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View another solar eclipse trip report by DDF member shayaj here. Some of his pictures appear in this trip report.
The big event of last summer was the total solar eclipse, which would cross over the entire country from sea to shining sea for the first time in 99 years.
It was the first total solar eclipse viewable from the US48 in my lifetime, so I knew that we had to go see it with our own eyes.
My in-laws live in Overland Park, Kansas, so we didn’t have to think too hard about where to see the eclipse or about overpaying for hotel accommodations near the eclipse.
For a tiny Jewish community, Overland Park has more than its share of kosher food options. We went to eat at the local Hen House grocery store, which has very good sushi, ribs, and burnt ends as well as some of the best kosher fried chicken you’ll find the world!
Sporting goods store Scheels flagship store is in Overland Park and it is just incredible! We spent hours here with the kids and they didn’t want to leave.
And that’s only a fraction of the things to do in the 222,000 square foot mega-store. This is the kind of store that should be able to survive in a world of retail dominated by Amazon. It’s a really fun experience that will draw people off of their couch.
We didn’t make it on this trip, but I’d be remiss ot to mention the Deanna Rose Farmstead in Overland Park:
On Sunday evening we met up with Moishe Hersko, better known as “Something Fishy” on DDF, as well as other several other DDFers. I went to the far north with him in 2016 on a Photo DO and he was in the area with several photo DO participants for the total eclipse as well. Later this year we’ll head out to Antarctica together.
The biggest risk of flying somewhere to see a total eclipse is the weather and it sure didn’t look good. Overland Park would only get to 99% of a total eclipse, but that last 1% makes all the difference. Only when the sun is 100% eclipsed can you take your solar glasses off and see one of the rarest sights in existence, the sun’s corona.
We originally planned to drive to nearby S. Joseph to see the total eclipse, but the forecast there did not look good.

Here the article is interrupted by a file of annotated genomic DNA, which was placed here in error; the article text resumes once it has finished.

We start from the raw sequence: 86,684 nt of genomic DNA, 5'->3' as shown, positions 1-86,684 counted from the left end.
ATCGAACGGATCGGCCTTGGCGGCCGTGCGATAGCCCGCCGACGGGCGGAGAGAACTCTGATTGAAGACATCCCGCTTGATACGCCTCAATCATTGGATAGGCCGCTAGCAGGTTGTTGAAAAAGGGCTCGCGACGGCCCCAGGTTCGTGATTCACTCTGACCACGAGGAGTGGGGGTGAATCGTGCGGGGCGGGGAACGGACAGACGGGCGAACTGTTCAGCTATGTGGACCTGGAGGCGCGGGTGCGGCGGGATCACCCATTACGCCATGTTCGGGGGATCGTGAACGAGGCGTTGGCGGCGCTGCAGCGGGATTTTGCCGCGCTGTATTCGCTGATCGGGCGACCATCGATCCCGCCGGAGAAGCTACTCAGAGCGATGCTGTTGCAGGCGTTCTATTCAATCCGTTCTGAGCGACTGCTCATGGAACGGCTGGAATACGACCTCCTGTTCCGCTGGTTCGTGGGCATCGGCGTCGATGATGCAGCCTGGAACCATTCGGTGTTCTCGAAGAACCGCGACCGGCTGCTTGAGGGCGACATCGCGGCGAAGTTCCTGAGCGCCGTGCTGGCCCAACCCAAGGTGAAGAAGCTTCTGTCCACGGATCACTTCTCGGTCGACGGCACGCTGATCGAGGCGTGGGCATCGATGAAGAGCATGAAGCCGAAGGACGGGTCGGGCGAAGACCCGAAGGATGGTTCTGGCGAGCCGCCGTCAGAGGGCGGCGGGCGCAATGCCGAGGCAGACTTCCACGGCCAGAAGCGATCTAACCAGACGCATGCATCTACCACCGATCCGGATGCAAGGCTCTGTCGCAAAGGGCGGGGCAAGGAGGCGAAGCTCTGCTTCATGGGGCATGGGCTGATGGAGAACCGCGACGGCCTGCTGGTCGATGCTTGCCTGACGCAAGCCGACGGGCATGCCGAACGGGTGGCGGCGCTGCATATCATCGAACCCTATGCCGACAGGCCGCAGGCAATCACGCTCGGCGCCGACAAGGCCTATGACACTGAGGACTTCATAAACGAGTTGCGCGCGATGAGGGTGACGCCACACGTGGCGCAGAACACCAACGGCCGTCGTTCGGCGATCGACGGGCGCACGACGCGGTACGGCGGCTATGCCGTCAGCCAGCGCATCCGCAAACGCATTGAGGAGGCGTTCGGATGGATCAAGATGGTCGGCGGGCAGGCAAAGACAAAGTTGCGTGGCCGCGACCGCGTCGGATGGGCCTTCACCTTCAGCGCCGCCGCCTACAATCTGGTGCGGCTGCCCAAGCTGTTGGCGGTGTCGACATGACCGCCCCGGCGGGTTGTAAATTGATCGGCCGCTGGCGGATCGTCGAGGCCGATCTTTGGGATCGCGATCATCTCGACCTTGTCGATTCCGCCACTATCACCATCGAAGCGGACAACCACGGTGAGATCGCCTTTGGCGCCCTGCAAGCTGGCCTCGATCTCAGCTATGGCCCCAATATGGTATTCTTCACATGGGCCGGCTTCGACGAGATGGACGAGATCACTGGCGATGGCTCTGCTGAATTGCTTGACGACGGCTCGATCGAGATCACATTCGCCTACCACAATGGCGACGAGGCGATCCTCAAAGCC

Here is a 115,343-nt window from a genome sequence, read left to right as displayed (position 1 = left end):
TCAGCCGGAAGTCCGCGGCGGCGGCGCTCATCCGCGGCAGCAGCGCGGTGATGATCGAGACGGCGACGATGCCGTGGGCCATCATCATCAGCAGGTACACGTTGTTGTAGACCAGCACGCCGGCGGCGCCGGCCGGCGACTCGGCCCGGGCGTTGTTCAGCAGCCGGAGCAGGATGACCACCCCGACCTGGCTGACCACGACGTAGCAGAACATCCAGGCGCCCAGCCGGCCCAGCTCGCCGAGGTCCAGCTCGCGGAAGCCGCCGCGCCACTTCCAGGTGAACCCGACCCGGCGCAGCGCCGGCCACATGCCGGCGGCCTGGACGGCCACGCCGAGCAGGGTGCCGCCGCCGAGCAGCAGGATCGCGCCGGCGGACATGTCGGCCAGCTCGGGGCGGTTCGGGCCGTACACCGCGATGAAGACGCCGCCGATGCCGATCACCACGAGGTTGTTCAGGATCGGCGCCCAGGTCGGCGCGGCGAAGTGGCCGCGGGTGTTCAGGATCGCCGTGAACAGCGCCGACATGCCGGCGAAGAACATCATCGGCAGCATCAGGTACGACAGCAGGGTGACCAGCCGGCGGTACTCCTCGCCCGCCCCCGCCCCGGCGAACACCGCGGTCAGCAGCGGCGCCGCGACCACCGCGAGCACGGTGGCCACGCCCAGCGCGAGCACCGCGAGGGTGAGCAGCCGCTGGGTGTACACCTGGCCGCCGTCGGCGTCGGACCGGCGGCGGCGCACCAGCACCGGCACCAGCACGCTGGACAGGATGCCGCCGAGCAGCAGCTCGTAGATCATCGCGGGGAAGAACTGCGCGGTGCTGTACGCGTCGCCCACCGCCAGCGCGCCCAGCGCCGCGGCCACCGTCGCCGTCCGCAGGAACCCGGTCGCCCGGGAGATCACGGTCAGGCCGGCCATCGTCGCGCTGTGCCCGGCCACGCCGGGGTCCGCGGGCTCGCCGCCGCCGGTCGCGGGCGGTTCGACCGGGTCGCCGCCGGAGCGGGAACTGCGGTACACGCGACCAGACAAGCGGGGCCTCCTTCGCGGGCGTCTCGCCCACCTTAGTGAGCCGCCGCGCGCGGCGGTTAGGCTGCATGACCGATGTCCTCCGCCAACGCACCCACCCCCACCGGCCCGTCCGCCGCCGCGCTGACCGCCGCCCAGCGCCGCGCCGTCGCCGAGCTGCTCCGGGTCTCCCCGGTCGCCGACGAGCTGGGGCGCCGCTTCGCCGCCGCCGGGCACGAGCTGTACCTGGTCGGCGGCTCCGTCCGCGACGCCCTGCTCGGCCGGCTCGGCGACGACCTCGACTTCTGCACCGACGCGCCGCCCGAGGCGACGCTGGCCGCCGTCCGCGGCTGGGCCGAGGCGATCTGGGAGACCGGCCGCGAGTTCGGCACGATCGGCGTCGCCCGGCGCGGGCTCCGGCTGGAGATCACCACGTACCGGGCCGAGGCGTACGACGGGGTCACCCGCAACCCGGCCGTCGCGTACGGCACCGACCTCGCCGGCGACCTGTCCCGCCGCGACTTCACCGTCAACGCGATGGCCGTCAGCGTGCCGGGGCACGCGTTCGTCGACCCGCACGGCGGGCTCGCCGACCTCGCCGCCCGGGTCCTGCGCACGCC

While Moishe and my father-in-law were experimenting with a pinhole camera to view the eclipse with:
I was working on finding which cities in the center of the eclipse belt had a halfway decent forecast:
We settled on Boonville, MO, located a couple of hours drive to the east of us. The forecast there was overcast as well, but it seemed like there might be clear skies there.
In Overland Park on Monday it was rainy and not promising, but we hit the road and started driving to Boonville. We weren’t the only ones with that idea and the freeways were jammed, but luckily Waze knew the side streets to take and we avoided a lot of the traffic, though it still took several hours to drive there.
It rained for nearly the entire way and it sure seemed like our long drive would be pointless.
A DDF member took this video of how bleak our chances looked during the drive:
Luckily the skies finally cleared as we approached Boonville.
Boonville is a small little town in Missouri that probably had never seen this many people before. There were people selling parking spots and I’m pretty sure that had to be the first time in history that anyone paid for parking in Boonville!
We setup shop at Franklin Island Access on the bank of the Missouri river:
The total solar eclipse was one of the coolest things I’ve ever seen. The skies started darkening, but it wasn’t the same light as sunset. It was an eerie light that I had never seen before. The temperature plummeted from 90 to 60 degrees and crickets started chirping loudly while the rest of the day’s noises and the wind stopped suddenly. We had to make sure that our kids kept their eclipse glasses on until the moon finally blocked out the sun completely.
Nighttime during the day:
It became even darker outside with the only light provided by the sun’s beautiful corona. The entire crowd gasped as that happened. This is a sight that can’t possibly be properly conveyed with words or with pictures, it’s something that everyone has to experience for themselves. Seeing a 99% eclipse is like seeing nothing compared to the 100% eclipse.
I can totally understand why people fly around the world to see total solar eclipses. It’s truly an electrifying and mesmerizing sight. I took a break from snapping pictures and just enjoyed the moment with my family as we look up at the stunning show in the sky.
#eclipse2017 Photo credit @morrishersko of @bhphoto You are always in for a treat, a laugh, and amazing pictures when you’re on a Photo DO with @morrishersko, aka Something Fishy on the DansDeals Forums Together we’ve grilled steaks during a polar vortex, went dogsledding and snowmobiling near the North Pole, and chased down the northern lights in Lofoten, but the solar eclipse experience we had in Missouri is something I’ll never forget. Truly an awe inspiring moment.
I sure miss the days of the Continental hub in Cleveland when we could fly nonstop to Kansas City, but at least we were able to enjoy a delicious Milt’s Burger and Rib Sandwich thanks to an Uber delivery to the airport:
On 4/8/2024, weather and G-d permitting, I’ll be able to watch a total solar eclipse right from my backyard. I’m already excited just thinking about it 😀
Have you seen a total solar eclipse? Share your experience in the comments!